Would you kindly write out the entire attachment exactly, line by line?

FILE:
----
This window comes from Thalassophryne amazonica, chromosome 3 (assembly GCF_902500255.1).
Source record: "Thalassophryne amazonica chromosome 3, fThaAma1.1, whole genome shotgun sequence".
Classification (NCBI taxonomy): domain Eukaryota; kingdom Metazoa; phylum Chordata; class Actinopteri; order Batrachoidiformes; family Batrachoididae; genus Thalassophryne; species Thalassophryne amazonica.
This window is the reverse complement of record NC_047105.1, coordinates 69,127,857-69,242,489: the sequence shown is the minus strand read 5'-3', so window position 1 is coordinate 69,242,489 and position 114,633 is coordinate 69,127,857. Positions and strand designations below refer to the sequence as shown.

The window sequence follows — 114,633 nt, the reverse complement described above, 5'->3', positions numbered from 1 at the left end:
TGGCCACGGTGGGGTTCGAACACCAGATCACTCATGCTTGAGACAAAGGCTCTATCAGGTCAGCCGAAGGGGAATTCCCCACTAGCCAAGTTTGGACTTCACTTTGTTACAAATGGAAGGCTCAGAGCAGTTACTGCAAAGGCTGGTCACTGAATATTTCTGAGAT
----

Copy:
This window comes from Thalassophryne amazonica, chromosome 3 (assembly GCF_902500255.1).
Source record: "Thalassophryne amazonica chromosome 3, fThaAma1.1, whole genome shotgun sequence".
Classification (NCBI taxonomy): domain Eukaryota; kingdom Metazoa; phylum Chordata; class Actinopteri; order Batrachoidiformes; family Batrachoididae; genus Thalassophryne; species Thalassophryne amazonica.
This window is the reverse complement of record NC_047105.1, coordinates 69,127,857-69,242,489: the sequence shown is the minus strand read 5'-3', so window position 1 is coordinate 69,242,489 and position 114,633 is coordinate 69,127,857. Positions and strand designations below refer to the sequence as shown.

The window sequence follows — 114,633 nt, the reverse complement described above, 5'->3', positions numbered from 1 at the left end:
TGGCCACGGTGGGGTTCGAACACCAGATCACTCATGCTTGAGACAAAGGCTCTATCAGGTCAGCCGAAGGGGAATTCCCCACTAGCCAAGTTTGGACTTCACTTTGTTACAAATGGAAGGCTCAGAGCAGTTACTGCAAAGGCTGGTCACTGAATATTTCTGAGAT